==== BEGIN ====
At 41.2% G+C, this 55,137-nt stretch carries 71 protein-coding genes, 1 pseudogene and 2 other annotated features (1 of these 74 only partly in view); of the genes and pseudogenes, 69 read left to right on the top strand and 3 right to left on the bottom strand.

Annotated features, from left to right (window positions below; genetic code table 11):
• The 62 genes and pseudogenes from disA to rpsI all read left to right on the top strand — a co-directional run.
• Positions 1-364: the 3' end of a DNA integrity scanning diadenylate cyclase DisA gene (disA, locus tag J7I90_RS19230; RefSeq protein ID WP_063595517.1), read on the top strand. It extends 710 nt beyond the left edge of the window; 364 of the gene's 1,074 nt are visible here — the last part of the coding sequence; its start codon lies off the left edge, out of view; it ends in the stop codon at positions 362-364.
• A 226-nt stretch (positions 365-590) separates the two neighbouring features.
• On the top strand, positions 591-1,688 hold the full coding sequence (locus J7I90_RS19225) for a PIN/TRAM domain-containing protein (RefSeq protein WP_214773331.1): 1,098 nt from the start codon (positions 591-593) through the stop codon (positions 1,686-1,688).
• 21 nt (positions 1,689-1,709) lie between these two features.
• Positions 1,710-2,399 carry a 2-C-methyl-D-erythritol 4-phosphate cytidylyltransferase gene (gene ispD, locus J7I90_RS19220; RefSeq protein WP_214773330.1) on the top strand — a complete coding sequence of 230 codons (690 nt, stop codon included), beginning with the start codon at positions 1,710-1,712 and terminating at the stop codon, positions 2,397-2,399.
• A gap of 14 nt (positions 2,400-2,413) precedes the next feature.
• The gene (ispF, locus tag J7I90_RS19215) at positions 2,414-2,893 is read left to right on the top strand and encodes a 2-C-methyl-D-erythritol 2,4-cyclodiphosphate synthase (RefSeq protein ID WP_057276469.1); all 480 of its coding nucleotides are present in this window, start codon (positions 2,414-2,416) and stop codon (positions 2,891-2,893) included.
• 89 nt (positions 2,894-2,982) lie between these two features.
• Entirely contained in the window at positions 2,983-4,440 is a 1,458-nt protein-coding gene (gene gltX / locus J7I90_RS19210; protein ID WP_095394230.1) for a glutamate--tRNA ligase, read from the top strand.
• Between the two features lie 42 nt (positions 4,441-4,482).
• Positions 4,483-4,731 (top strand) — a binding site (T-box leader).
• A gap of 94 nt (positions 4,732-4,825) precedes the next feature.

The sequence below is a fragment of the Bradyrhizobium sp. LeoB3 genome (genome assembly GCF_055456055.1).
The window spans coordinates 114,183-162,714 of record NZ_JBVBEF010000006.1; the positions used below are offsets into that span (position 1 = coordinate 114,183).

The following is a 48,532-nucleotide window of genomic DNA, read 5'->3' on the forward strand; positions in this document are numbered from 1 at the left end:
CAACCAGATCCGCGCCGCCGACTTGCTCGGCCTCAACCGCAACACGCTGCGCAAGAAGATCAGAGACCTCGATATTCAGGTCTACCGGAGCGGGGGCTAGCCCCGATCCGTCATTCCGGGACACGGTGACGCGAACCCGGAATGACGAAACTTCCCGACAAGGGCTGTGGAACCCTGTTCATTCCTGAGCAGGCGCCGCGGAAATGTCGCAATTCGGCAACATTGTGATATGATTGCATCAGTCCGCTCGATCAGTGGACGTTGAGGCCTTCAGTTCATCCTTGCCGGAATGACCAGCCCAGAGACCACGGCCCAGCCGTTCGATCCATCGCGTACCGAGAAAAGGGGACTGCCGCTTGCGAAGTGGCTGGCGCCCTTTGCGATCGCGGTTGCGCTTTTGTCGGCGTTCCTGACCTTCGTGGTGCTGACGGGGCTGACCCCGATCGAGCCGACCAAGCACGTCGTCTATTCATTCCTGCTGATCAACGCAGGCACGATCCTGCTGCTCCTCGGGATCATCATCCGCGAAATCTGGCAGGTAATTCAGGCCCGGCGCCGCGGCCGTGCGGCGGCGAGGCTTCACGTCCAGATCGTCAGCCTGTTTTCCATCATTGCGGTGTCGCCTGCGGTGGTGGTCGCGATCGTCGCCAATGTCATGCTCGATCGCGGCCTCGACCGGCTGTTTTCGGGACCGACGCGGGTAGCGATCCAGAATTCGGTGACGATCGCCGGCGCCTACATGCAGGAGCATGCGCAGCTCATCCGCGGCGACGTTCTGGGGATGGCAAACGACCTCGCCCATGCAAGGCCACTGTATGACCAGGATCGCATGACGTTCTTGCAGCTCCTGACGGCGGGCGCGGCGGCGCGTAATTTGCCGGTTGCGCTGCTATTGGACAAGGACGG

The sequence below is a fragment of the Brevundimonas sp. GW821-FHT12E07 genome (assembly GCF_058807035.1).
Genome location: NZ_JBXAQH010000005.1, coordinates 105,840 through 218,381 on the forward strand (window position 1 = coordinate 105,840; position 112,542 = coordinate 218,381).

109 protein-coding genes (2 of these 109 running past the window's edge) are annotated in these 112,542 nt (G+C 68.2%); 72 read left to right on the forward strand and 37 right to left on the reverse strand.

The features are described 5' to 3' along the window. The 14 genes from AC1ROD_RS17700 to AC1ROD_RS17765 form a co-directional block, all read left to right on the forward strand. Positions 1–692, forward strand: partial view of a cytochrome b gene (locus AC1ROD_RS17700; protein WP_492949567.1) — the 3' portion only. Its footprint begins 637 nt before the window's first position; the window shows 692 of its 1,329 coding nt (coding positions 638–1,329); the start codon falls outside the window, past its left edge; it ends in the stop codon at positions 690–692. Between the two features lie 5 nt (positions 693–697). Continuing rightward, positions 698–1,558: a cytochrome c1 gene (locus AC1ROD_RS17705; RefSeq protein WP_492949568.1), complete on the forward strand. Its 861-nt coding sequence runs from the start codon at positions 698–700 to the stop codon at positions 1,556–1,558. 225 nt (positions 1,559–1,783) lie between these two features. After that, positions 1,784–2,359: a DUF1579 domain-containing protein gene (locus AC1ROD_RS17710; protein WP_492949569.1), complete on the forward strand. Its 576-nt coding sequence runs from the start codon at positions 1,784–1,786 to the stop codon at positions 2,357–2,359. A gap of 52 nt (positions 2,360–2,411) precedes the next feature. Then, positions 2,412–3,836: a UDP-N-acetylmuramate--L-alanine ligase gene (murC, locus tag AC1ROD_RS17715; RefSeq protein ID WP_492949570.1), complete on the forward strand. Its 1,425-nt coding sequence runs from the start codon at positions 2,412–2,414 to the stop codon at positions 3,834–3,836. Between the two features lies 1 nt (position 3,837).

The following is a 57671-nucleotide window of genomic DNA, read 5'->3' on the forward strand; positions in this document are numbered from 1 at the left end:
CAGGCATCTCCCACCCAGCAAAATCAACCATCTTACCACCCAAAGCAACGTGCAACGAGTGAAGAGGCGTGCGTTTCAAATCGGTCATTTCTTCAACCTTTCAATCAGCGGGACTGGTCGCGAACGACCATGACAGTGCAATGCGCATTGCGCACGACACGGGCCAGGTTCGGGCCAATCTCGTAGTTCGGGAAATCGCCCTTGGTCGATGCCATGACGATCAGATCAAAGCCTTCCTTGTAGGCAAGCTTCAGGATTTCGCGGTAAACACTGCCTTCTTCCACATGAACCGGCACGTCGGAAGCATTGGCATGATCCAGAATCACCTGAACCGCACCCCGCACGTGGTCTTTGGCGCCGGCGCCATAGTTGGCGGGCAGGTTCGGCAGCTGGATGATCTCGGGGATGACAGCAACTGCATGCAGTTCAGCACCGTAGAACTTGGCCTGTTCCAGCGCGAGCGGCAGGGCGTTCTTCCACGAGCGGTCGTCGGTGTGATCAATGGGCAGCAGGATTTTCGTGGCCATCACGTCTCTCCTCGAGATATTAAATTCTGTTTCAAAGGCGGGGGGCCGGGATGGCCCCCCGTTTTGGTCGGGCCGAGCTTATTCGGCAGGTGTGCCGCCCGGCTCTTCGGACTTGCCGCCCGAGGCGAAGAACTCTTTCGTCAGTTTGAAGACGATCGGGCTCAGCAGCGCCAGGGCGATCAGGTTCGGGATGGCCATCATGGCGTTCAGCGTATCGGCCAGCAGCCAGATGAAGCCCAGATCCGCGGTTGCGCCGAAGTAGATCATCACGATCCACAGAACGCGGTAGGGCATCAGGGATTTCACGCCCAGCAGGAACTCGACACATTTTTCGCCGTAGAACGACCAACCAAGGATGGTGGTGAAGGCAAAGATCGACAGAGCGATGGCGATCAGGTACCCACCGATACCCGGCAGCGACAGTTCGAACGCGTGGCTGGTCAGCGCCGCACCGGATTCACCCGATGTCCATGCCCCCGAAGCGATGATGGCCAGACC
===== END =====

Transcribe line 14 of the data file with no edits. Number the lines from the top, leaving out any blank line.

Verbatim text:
• Positions 4,483-4,731 (top strand) — a binding site (T-box leader).